6. Become a cheapskate.
“If you want to start a business, you need to change the way you spend money,” said Scott.
“Know the difference between a frivolous expense and a necessity that can be bartered, bargained for, or partnered on.”
When I started my first company with my wife, after our sponsored wedding, 1-800-Flowers.com wanted to work with us – but we were an unproven entity. We offered to work for them for barter – an entire year of consulting for $48,000 worth of flowers and gifts. Some advisors told us this was foolish – but after giving flowers and gifts to practically every customer, prospect and staff member we spoke with that first year, and generating nearly $1 million in revenue the following year, I can tell you it was one of the best business decisions I ever made.
7. Choose partners wisely.
Assess if a partnership makes sense before you jump into it.
“Your friends might seem like the best partners, but they might end up slacking off and doing nothing. Or someone who seems great and you think you can trust might put you through the ringer later on,” said Gerber. “Make sure you evaluate what a partner can bring to the table and make sure it’s worth it.”
My wife Carrie was and still is an amazing business partner, but that too was a roller coaster early on as well. As you work with partners, it’ll take time, energy and patience to get to know one another as business partners.
8. Throw the business plan out the window.
Scott is a fan of one paragraph startup plans. Anything longer is just not necessary. “Stop thinking you have to write a business plan for investors or dense dissertations. You don’t need a traditional plan to be a small business owner,” Gerber said
“Business planning isn’t a revenue-generating opportunity. Instead, get started on your business so you can make money as soon as possible.”
Gerber recommended writing one paragraph in question and answer format in lieu of a 95-page plan that takes six months to put together.
As for me, I’ve built two multimillion dollar companies in the last six years, each using a 1-page-strategic business plan, the template for which I got from my friend, Entrepreneurs Organization founder Verne Harnish. Those two pages have certainly worked well for us.
9. The phone won’t ring on Day 1. Network, network, network.
You absolutely can’t expect to launch a business and have the phones ring, or orders come in, or even Facebook likes roll in. You’ve got to market yourself creatively, and network with everyone you meet.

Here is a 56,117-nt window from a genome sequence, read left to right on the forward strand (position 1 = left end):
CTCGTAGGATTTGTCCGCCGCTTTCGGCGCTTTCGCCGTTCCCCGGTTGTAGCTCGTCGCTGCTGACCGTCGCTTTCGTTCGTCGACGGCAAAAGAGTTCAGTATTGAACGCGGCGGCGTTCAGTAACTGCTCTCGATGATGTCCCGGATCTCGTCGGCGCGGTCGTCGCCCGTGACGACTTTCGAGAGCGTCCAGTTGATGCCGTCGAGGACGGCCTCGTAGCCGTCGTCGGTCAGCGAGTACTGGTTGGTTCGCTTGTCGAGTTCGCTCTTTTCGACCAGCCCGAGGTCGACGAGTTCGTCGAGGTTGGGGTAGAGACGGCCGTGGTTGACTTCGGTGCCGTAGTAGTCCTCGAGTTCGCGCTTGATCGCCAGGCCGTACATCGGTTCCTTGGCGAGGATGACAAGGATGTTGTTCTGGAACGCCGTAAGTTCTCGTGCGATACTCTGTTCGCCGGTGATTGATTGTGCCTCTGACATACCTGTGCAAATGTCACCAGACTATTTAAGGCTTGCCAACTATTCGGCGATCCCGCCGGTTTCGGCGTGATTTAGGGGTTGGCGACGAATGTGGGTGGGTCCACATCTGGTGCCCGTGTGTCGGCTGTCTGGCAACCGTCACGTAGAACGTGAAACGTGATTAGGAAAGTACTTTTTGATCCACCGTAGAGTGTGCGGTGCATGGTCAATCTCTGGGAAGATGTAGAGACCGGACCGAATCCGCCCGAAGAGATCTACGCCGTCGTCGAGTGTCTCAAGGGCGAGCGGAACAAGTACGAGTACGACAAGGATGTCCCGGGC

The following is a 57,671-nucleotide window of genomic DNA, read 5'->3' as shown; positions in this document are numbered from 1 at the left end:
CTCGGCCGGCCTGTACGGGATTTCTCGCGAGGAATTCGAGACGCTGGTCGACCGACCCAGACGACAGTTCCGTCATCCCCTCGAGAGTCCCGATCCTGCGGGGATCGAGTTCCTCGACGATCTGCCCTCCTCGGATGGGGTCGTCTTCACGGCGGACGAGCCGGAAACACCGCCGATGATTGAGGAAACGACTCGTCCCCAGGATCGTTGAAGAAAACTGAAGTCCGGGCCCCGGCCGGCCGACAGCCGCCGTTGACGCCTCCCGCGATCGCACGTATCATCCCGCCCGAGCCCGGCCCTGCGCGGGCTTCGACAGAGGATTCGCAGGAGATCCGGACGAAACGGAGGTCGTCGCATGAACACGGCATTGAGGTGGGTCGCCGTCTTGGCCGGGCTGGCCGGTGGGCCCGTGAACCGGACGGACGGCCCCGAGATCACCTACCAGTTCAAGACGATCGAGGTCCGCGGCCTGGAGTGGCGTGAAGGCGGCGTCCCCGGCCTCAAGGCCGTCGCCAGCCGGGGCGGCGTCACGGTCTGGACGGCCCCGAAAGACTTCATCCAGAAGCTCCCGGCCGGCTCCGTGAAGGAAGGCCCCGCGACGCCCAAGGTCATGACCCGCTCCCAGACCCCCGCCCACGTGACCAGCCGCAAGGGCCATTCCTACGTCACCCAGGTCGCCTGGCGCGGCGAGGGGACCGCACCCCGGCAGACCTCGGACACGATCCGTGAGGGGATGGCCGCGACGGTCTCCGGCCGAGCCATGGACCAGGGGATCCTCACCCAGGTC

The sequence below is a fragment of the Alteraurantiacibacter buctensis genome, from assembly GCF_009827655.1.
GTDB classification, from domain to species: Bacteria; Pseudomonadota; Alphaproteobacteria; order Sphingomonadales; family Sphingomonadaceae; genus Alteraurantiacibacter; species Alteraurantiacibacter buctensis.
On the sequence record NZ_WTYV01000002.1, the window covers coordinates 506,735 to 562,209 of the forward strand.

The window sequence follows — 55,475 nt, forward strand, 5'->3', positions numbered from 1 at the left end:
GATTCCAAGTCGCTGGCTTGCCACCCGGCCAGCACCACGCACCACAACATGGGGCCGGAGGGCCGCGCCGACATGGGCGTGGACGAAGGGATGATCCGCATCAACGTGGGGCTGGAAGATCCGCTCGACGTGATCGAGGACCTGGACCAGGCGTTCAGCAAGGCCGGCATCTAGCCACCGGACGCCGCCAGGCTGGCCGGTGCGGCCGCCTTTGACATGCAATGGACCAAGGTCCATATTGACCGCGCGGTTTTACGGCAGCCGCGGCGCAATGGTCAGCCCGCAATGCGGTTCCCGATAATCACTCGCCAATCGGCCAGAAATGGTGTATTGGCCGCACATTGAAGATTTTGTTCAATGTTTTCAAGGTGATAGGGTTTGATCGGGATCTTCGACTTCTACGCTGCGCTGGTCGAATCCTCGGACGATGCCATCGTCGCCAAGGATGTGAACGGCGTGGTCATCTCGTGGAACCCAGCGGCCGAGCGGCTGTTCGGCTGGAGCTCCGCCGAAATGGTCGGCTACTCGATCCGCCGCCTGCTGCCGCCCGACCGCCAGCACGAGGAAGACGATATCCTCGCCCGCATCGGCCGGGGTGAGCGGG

The thing is, you can’t think of networking as finding out how other people can help you and your business. You’ve got to think of networking as how you can genuinely help others. Only then will the phone start to ring, as people will want to help you. Here are nine networking tips from Scott and six conference networking tips from me.
10. Be afraid, then go for it anyway.
Starting a business is scary. Owning your our business is scary. As I grow my second business in six years, I’m still afraid all the time. But you can’t let fear stop you. As I’ve said before, courage is the ability to fear fear and then proceed anyway. Anyway, what should you be more afraid of – failing (and learning) or never having tried?
As Scott said, “Be afraid to wake up 10, 20, 30 years from now and be pointing your finger at the TV saying, that was my idea!”
Many people have dreamt of being their own boss, setting their own hours, and having every minute of work be directly beneficial. Whether you’re still in college or you’ve been in the workforce for many years, this dream is more possible than ever before.
Said Gerber, “If you want to secure your financial future regardless of the economy, you need to be in control of your own life. That doesn’t mean that entrepreneurship is easy, but it does allow you to make your own destiny. Every hour of work can be for you — that’s a major change from a 9-5 job.”
Now it’s your turn. If you own your own business, how did you make the jump? What advice do you have for people considering entrepreneurship? Ifyou have a dream of starting your own business, tell us about it! What’s holdingyou back, and how can entrepreneurs on LinkedIn help you? Please share yourthoughts in the Comments section below, and please do share this article with your network, so that as many people as possible can achieve career independence.